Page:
Outdoor Life Online Editor

Hunters who can’t see their quarry, or hit what they’re aiming at, are doing a disservice to both themselves and the game. That’s why I’m a firm believer in using hunting optics. While I don’t approve of all the gadgets and gizmos used by some hunters, a good, basic riflescope, binocular and spotting scope are a must.

Plenty of hunters still use unscoped rifles. Many who hunt in thick timber believe the glass is actually a disadvantage because it makes “getting on target” quickly more difficult. I agree to a point, but I’ve found that a scope allows me to locate the vitals on the quarry, even in brush and vegetation. You can often “thread the needle” by placing the bullet into a small window in the cover that you might not see with open sights.

The only time when I believe a scope is a decided disadvantage is during a potential close encounter with dangerous game. I don’t want to be peering through a scope when a Cape buffalo is charging at full speed. Even in this situation, however, low-power scopes offer a wide field of view. And most professional hunters would rather have a client shoot what he or she is comfortable (and used to) shooting. I’m just more at ease shooting open sights in tight situations.

While variable-power scopes like the 3-9X are immensely popular, I’m still fond of the fixed 4X. To my eye, higher-powered models simply magnify distortions as well as the target. Four-power scopes keep everything in perspective for me, and with no moving parts, they’re tougher and more foolproof. I’m also not much of a believer in fancy reticles and compensators that tell you the distance to the target and where to hold. In the real world I hunt in, you often don’t have time to make calculations, since a split-second may be all you have to decide whether to shoot or pass on an animal. Give me a 4X scope with a crosshair and a simple dot reticle and I’ll be perfectly content.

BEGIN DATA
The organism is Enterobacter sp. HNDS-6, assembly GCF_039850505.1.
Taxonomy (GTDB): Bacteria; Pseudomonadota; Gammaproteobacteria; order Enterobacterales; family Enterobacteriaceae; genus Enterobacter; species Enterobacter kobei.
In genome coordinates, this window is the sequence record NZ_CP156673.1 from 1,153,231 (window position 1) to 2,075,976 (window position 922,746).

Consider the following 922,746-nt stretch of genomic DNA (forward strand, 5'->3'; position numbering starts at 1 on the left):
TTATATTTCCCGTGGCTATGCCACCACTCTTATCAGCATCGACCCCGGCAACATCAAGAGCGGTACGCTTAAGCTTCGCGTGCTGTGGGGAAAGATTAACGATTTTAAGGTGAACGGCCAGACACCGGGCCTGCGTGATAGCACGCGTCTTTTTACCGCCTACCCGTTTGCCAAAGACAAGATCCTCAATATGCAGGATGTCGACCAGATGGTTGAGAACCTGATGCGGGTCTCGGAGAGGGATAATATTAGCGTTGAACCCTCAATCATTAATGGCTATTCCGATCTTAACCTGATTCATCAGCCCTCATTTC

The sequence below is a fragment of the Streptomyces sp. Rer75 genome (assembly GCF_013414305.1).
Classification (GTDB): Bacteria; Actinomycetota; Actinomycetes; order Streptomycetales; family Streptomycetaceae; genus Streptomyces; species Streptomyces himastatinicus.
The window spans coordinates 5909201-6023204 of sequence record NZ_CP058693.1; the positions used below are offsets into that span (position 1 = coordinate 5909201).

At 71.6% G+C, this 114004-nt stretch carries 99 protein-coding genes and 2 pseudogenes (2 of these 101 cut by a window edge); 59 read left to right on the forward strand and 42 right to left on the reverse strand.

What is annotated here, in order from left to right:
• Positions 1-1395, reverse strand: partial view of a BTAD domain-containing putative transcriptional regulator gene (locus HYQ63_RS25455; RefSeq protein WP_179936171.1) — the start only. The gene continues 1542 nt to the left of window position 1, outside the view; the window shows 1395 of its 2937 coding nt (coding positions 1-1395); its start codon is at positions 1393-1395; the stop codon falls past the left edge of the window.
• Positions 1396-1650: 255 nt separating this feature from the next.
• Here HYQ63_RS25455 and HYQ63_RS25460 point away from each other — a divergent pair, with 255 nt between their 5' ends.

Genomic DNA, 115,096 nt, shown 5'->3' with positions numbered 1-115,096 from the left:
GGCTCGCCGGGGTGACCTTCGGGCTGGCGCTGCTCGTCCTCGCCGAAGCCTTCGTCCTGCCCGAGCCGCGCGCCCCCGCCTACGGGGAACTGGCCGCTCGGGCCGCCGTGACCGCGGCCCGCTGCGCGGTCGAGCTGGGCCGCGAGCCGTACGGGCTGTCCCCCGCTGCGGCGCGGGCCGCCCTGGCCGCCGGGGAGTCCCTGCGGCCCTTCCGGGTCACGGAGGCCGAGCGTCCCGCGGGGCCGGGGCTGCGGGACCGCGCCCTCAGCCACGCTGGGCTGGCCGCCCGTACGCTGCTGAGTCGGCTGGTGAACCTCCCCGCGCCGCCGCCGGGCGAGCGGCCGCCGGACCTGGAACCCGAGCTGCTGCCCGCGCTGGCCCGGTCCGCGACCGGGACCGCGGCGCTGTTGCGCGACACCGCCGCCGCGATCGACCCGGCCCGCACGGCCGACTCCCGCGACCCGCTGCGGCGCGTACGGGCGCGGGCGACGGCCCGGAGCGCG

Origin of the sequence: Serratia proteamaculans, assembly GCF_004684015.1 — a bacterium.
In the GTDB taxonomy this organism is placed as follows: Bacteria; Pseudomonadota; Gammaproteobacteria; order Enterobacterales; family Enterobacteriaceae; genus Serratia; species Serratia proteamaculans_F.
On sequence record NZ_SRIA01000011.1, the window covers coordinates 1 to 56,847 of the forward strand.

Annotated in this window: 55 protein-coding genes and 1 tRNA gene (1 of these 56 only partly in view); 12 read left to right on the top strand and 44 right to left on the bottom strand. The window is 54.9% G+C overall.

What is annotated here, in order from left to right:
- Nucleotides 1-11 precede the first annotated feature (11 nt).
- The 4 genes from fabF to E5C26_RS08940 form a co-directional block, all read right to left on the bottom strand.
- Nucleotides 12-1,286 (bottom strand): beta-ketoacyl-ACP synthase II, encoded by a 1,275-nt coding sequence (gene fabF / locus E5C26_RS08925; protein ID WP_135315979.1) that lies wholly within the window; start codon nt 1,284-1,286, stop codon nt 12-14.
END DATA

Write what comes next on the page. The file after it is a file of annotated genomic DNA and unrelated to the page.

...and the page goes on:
There’s no excuse for not using binoculars, even in dense timber where they invariably come in handy to identify or evaluate something that’s difficult to see with the unaided eye. And from a practical safety standpoint, no one should ever use his riflescope as a substitute for binoculars when glassing!

I like roof-prism models because they’re sleek, light and easy to hold. They must be waterproof and as light as possible and must offer a crisp, clear focus. My favorite powers are 8X or 10X, and I’ll carry them from dawn to dark. While most of the very best models are more costly European designs, we discovered in our latest optics test (look for it in the June/July issue) that plenty of very serviceable binoculars and riflescopes can be had at prices that won’t break your bank account.

Compact binoculars, with smaller objective lenses, are fine for daytime viewing, but they aren’t as effective early or late in the day when light is poor. I like binoculars with retractable eye cups, rather than rubber cups that fold out. The latter invariably rip or rot. I also like an easy-to-turn focus wheel that’s designed to work well when you’re wearing heavy gloves.

While I agree that a spotting scope has little or no use in a Washington rain forest or a Georgia hardwood thicket, I carry one practically everywhere else, “just in case.” I prefer models that are lightweight and compact to stow easily in my daypack. An exception is when I’m hunting antelope on the prairie. Then I’ll carry a heavier model in my vehicle that might offer much higher magnification. I’m not so concerned about zoom features; I just want one that allows me to get on target quickly and has a crisp, sharp focus.

For more information on Jim Zumbo’s books, call 800-673-4868 or visit his Web site (www.jimzumbo.com).